2) Reductions in the Number of Police Personnel – The number of policemen and policewomen has been steadily dropping since 1995. Bureaucratic requirements have been increasing. This means fewer personnel on the street, and less affective investigations. This is less effective policing, and therefore less deterrence to crime.

3) Detectives work alone – this allows greater opportunity for corruption. Furthermore working in teams increases efficiency and allows detectives to discuss cases and thereby increase success rates. Clever cops are involved in more cases.

4) Increasing urbanisation – urbanisation results in people living in more crowded conditions and settlements having larger populations. Both these factors increase stress. This results in increased violence. Increased populations result in increased availability of goods to rob and more places to hide, both of which causes an increase in crime.

Most urbanisation, in the underdeveloped world, is in the form of informal settlements (squatter camps). There is a dramatic differential between the rich and the poor.

The poor seek to put food on the table, but the image of the very rich may dissuade some of these people from attempting to find honest employment (which may not always be available) and therefore they resort to crime, usually violent (it requires less skill).

Initially the intent may be to rob only the rich but this consideration soon drops away until anybody becomes a suitable candidate for robbery, especially their own people. (The various reports by Antony Altbeker graphically demonstrate this, if one cares to read between the lines.)

5) Reduction in Employment – Actual numbers of employed positions have been dropping since 1995. With an increasing population, this results in ever increasing unemployment. (One only has to listen to COSATU) This in turn, results in increasing rates of crime to put food on the table.

6) Loss of Hope – The reduction in employment in conjunction with increasing informal settlements has resulted, in some people, in a loss of hope and expectation. There was considerable expectation after the 1994 election, which has not been met. This disappointment has undoubtedly resulted, in some, in a disregard for the Rule of Law, and a determination to ‘improve their lot’ by any means available. Crime is the most obvious option.

7) Immigration of other African Criminals – Since 1994, RSA has opened her borders to other African nationals. This has resulted in criminals immigrating to his country, albeit mostly illegally. However, this has resulted in an increase in the number of criminals, usually organised and violent, in this country. This, in turn, increases the probability of crime and violence.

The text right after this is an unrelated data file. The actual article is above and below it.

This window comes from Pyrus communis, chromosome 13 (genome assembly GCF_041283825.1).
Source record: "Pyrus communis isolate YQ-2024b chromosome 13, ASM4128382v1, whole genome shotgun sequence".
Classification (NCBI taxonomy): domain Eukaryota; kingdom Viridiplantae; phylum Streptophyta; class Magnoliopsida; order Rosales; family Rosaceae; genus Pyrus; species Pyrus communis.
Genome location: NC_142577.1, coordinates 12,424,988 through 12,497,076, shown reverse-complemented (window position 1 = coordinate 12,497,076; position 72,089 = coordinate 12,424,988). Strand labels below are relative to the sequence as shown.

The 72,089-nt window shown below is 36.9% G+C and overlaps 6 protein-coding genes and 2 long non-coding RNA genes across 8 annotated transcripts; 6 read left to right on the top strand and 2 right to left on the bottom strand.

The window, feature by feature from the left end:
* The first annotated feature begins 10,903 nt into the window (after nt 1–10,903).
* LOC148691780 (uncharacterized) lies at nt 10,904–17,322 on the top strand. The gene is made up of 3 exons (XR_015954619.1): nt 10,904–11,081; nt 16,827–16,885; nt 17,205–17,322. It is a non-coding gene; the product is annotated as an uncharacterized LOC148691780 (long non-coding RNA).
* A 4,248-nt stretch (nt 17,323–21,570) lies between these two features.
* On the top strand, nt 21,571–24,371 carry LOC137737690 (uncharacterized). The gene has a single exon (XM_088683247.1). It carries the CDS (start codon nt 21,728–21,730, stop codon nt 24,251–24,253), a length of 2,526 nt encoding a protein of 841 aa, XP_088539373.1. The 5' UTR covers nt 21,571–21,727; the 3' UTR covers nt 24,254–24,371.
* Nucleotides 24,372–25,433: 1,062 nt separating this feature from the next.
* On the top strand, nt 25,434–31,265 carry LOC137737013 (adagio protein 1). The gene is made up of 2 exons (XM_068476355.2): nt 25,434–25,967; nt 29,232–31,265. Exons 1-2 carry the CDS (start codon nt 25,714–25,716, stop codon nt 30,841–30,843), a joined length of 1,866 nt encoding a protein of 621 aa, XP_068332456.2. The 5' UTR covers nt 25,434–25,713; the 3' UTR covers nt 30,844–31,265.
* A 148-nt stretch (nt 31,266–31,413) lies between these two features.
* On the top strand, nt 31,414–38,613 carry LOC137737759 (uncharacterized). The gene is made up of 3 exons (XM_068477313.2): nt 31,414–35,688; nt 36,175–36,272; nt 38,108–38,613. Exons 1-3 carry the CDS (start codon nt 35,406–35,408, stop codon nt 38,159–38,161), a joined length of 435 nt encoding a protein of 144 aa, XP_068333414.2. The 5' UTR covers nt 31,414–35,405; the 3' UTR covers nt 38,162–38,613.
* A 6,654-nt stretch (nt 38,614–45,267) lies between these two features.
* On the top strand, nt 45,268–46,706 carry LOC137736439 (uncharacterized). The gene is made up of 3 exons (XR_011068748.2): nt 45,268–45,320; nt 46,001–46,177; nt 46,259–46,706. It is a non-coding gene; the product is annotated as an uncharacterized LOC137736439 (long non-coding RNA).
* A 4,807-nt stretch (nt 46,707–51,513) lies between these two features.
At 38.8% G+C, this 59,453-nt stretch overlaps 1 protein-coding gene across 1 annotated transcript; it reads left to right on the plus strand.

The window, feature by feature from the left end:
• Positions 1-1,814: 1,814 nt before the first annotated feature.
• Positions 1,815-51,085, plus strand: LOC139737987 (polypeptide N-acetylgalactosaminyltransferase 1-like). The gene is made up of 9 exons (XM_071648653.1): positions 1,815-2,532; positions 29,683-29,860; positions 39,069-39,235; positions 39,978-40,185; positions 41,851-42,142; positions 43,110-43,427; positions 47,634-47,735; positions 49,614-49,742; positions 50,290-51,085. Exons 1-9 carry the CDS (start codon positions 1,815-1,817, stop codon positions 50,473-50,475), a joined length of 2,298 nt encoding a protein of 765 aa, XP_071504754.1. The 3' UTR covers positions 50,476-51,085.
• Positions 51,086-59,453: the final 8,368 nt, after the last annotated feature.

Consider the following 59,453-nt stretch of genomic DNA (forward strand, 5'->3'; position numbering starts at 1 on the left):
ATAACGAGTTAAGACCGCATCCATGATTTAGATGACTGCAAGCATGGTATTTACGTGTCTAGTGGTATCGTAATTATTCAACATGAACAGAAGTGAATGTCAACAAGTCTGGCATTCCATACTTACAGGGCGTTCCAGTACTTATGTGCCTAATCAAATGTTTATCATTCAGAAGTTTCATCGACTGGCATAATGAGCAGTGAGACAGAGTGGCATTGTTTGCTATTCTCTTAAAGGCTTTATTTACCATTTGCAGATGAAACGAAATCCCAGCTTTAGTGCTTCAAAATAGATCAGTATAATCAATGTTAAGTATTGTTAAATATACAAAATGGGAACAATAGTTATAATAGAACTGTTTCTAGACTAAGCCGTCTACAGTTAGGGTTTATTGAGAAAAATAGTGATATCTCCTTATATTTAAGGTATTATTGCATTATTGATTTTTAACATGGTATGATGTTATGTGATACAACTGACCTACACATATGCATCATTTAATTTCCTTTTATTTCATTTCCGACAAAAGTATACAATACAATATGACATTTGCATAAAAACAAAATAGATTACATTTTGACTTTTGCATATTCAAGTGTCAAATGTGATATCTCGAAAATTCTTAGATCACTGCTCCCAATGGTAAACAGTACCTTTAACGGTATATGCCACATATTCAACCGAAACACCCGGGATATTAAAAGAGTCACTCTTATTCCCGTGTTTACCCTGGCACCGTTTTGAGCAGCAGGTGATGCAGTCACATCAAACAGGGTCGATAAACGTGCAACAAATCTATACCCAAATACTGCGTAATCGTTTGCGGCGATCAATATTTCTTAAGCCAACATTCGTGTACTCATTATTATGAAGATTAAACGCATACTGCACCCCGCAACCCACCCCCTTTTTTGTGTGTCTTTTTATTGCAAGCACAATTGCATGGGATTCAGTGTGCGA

All these factors are considered as engines to drive an increase in violent crime, including murder rates and firearm murder rates. These reasons, in themselves, would be sufficient to explain any rises in violent crimes without resorting to blaming legal ownership of firearms, yet murder rates and firearm murder rates are falling.


3. RESEARCH BY ANTONY ALTBEKER

Without doubt Antony Altbeker has attempted to put the highest integrity into his research. He has ensured randomness in his research by analysing finalised SAPS dockets. With the filing system that is currently available to the SAPS, there is absolutely no way dockets can be chosen for result.

Unfortunately, there does appear to be confusion between randomness and representativeness. His research is based on analysis of dockets. At best, his findings represent incidents, which were reported to the police.

Initial research (Anger 2000) in South Africa, and considerably more formal research in the US (e.g. Rand 1994, Kleck 1993)) indicates that if a firearm owner uses a firearm, but suffers no major loss, and is not witnessed, s/he will not report the incident to the SAPS. Indeed non-firearm owners are unlikely to report non-serious (and sometimes serious) incidents to the police due to the belief that they will get no help from the police, nor will the criminal be caught.

Indeed, many people, under such circumstances, believe that the criminal is probably a friend of the cop concerned. Such people do not want any more bother; they just want to get on with their lives.

3A. Are South Africans responsible Gun Owners? – Evidence from 1000 dockets

The following are aspects of a report, which required four research assistants and a considerable amount of hard work. This research looked at the incidents of firearm theft and losses in Cape Town, Durban, Johannesburg and Nelspruit. However, these are mostly criticisms relating to the unrepresentativeness of the data. These criticisms also contain different interpretations, perhaps of a more worldly nature?

Antony Altbeker fully admits that he has absolutely no idea how many people have resisted a confrontational crime with a firearm and then NOT reported it. The data does not support the conclusion that licensed firearm owners cannot protect their firearms since it is not known how many licensees successfully resisted a robbery, which could have involved the loss of their firearms, but did not report it. 13% of robberies of firearms were committed on policemen and soldiers (mostly cops, 98 out of 107) while 19% were carried out on security guards (a total of 32%, almost 1/3rd). It is submitted that this tells us that if a gangster wants a gun, all he has to do is to wait outside a shabeen until a uniformed cop or security guard staggers out, drunk, and then hit him over the back of the head with a brick and take his service pistol. There is no need to rob sober persons in the street not knowing if they were armed or not and how they will react. Not all violent criminals are idiots; otherwise they’d all be in prison. The criminal tells the victim to hand over his gun. This leads to the untenable assumption that the criminal is only after a ‘gun’. It is submitted that: